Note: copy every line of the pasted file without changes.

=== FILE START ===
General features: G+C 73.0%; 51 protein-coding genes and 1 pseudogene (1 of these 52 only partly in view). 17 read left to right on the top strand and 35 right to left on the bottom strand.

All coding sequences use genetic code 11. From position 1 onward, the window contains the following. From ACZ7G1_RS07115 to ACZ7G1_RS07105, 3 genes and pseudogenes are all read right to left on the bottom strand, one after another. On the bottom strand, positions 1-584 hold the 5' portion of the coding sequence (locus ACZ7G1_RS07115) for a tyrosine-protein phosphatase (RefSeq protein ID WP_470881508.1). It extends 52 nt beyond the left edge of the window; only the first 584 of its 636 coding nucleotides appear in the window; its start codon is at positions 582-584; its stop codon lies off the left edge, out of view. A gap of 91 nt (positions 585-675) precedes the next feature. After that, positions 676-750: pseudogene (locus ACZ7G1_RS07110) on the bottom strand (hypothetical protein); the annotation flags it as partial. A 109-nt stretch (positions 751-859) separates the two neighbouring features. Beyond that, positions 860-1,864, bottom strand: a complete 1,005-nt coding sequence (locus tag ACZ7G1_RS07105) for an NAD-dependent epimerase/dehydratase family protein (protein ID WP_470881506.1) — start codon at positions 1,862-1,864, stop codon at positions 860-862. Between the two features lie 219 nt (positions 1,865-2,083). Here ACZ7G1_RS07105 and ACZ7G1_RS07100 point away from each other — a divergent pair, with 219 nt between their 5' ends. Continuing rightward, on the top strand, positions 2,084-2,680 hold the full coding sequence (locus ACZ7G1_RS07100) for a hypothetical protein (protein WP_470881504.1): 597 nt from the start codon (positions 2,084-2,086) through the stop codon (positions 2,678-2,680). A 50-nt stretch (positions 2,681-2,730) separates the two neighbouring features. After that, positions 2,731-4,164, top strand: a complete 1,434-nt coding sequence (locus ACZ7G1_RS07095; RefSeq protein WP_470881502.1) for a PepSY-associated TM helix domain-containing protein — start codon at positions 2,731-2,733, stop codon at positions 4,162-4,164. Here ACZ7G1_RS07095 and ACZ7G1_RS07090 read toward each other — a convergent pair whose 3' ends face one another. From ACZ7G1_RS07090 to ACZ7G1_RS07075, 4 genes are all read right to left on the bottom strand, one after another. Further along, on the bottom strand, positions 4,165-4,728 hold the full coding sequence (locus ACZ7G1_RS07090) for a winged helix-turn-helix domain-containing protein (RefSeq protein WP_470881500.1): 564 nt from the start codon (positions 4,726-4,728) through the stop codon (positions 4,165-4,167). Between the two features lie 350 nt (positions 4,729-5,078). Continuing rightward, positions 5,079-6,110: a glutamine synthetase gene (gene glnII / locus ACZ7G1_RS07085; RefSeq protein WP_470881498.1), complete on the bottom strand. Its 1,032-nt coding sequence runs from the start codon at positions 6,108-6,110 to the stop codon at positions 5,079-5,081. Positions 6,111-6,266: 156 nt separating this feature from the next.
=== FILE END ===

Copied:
General features: G+C 73.0%; 51 protein-coding genes and 1 pseudogene (1 of these 52 only partly in view). 17 read left to right on the top strand and 35 right to left on the bottom strand.

All coding sequences use genetic code 11. From position 1 onward, the window contains the following. From ACZ7G1_RS07115 to ACZ7G1_RS07105, 3 genes and pseudogenes are all read right to left on the bottom strand, one after another. On the bottom strand, positions 1-584 hold the 5' portion of the coding sequence (locus ACZ7G1_RS07115) for a tyrosine-protein phosphatase (RefSeq protein ID WP_470881508.1). It extends 52 nt beyond the left edge of the window; only the first 584 of its 636 coding nucleotides appear in the window; its start codon is at positions 582-584; its stop codon lies off the left edge, out of view. A gap of 91 nt (positions 585-675) precedes the next feature. After that, positions 676-750: pseudogene (locus ACZ7G1_RS07110) on the bottom strand (hypothetical protein); the annotation flags it as partial. A 109-nt stretch (positions 751-859) separates the two neighbouring features. Beyond that, positions 860-1,864, bottom strand: a complete 1,005-nt coding sequence (locus tag ACZ7G1_RS07105) for an NAD-dependent epimerase/dehydratase family protein (protein ID WP_470881506.1) — start codon at positions 1,862-1,864, stop codon at positions 860-862. Between the two features lie 219 nt (positions 1,865-2,083). Here ACZ7G1_RS07105 and ACZ7G1_RS07100 point away from each other — a divergent pair, with 219 nt between their 5' ends. Continuing rightward, on the top strand, positions 2,084-2,680 hold the full coding sequence (locus ACZ7G1_RS07100) for a hypothetical protein (protein WP_470881504.1): 597 nt from the start codon (positions 2,084-2,086) through the stop codon (positions 2,678-2,680). A 50-nt stretch (positions 2,681-2,730) separates the two neighbouring features. After that, positions 2,731-4,164, top strand: a complete 1,434-nt coding sequence (locus ACZ7G1_RS07095; RefSeq protein WP_470881502.1) for a PepSY-associated TM helix domain-containing protein — start codon at positions 2,731-2,733, stop codon at positions 4,162-4,164. Here ACZ7G1_RS07095 and ACZ7G1_RS07090 read toward each other — a convergent pair whose 3' ends face one another. From ACZ7G1_RS07090 to ACZ7G1_RS07075, 4 genes are all read right to left on the bottom strand, one after another. Further along, on the bottom strand, positions 4,165-4,728 hold the full coding sequence (locus ACZ7G1_RS07090) for a winged helix-turn-helix domain-containing protein (RefSeq protein WP_470881500.1): 564 nt from the start codon (positions 4,726-4,728) through the stop codon (positions 4,165-4,167). Between the two features lie 350 nt (positions 4,729-5,078). Continuing rightward, positions 5,079-6,110: a glutamine synthetase gene (gene glnII / locus ACZ7G1_RS07085; RefSeq protein WP_470881498.1), complete on the bottom strand. Its 1,032-nt coding sequence runs from the start codon at positions 6,108-6,110 to the stop codon at positions 5,079-5,081. Positions 6,111-6,266: 156 nt separating this feature from the next.